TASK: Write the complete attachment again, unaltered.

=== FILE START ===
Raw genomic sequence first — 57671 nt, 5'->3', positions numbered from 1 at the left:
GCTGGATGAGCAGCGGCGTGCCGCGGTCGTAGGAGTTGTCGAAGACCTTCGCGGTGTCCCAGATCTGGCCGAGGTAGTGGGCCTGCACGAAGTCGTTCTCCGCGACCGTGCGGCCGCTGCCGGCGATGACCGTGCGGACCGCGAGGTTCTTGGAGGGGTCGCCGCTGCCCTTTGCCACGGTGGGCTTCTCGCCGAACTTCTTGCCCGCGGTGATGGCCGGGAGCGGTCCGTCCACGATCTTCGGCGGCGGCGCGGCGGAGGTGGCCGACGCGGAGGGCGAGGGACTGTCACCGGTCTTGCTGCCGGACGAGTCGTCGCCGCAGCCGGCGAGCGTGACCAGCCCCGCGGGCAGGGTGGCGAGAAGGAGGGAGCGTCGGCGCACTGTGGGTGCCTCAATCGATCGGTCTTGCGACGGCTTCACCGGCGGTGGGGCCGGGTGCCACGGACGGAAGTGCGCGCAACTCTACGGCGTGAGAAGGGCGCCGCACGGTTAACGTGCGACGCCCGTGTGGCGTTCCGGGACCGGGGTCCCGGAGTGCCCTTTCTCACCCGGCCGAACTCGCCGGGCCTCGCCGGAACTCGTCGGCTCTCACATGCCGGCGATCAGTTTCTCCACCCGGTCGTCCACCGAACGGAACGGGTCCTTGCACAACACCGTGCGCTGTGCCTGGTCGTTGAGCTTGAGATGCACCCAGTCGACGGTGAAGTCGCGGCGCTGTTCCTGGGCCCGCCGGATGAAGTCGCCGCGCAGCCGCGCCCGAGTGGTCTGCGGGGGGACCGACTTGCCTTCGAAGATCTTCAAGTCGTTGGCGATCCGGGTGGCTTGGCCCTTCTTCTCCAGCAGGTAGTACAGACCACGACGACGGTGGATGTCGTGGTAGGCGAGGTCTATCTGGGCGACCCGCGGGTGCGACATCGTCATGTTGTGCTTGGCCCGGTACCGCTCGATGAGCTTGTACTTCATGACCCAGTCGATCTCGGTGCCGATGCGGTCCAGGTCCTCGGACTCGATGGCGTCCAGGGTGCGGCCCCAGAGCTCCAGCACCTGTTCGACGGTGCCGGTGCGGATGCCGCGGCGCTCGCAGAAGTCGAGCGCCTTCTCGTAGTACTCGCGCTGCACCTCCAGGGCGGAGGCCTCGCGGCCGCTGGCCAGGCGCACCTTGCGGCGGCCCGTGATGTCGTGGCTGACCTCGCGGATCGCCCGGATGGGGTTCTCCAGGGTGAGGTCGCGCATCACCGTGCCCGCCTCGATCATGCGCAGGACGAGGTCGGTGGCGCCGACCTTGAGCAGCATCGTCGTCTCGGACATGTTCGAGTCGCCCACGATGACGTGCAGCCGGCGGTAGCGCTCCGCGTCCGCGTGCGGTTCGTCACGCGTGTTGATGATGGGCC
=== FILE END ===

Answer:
Raw genomic sequence first — 57671 nt, 5'->3', positions numbered from 1 at the left:
GCTGGATGAGCAGCGGCGTGCCGCGGTCGTAGGAGTTGTCGAAGACCTTCGCGGTGTCCCAGATCTGGCCGAGGTAGTGGGCCTGCACGAAGTCGTTCTCCGCGACCGTGCGGCCGCTGCCGGCGATGACCGTGCGGACCGCGAGGTTCTTGGAGGGGTCGCCGCTGCCCTTTGCCACGGTGGGCTTCTCGCCGAACTTCTTGCCCGCGGTGATGGCCGGGAGCGGTCCGTCCACGATCTTCGGCGGCGGCGCGGCGGAGGTGGCCGACGCGGAGGGCGAGGGACTGTCACCGGTCTTGCTGCCGGACGAGTCGTCGCCGCAGCCGGCGAGCGTGACCAGCCCCGCGGGCAGGGTGGCGAGAAGGAGGGAGCGTCGGCGCACTGTGGGTGCCTCAATCGATCGGTCTTGCGACGGCTTCACCGGCGGTGGGGCCGGGTGCCACGGACGGAAGTGCGCGCAACTCTACGGCGTGAGAAGGGCGCCGCACGGTTAACGTGCGACGCCCGTGTGGCGTTCCGGGACCGGGGTCCCGGAGTGCCCTTTCTCACCCGGCCGAACTCGCCGGGCCTCGCCGGAACTCGTCGGCTCTCACATGCCGGCGATCAGTTTCTCCACCCGGTCGTCCACCGAACGGAACGGGTCCTTGCACAACACCGTGCGCTGTGCCTGGTCGTTGAGCTTGAGATGCACCCAGTCGACGGTGAAGTCGCGGCGCTGTTCCTGGGCCCGCCGGATGAAGTCGCCGCGCAGCCGCGCCCGAGTGGTCTGCGGGGGGACCGACTTGCCTTCGAAGATCTTCAAGTCGTTGGCGATCCGGGTGGCTTGGCCCTTCTTCTCCAGCAGGTAGTACAGACCACGACGACGGTGGATGTCGTGGTAGGCGAGGTCTATCTGGGCGACCCGCGGGTGCGACATCGTCATGTTGTGCTTGGCCCGGTACCGCTCGATGAGCTTGTACTTCATGACCCAGTCGATCTCGGTGCCGATGCGGTCCAGGTCCTCGGACTCGATGGCGTCCAGGGTGCGGCCCCAGAGCTCCAGCACCTGTTCGACGGTGCCGGTGCGGATGCCGCGGCGCTCGCAGAAGTCGAGCGCCTTCTCGTAGTACTCGCGCTGCACCTCCAGGGCGGAGGCCTCGCGGCCGCTGGCCAGGCGCACCTTGCGGCGGCCCGTGATGTCGTGGCTGACCTCGCGGATCGCCCGGATGGGGTTCTCCAGGGTGAGGTCGCGCATCACCGTGCCCGCCTCGATCATGCGCAGGACGAGGTCGGTGGCGCCGACCTTGAGCAGCATCGTCGTCTCGGACATGTTCGAGTCGCCCACGATGACGTGCAGCCGGCGGTAGCGCTCCGCGTCCGCGTGCGGTTCGTCACGCGTGTTGATGATGGGCC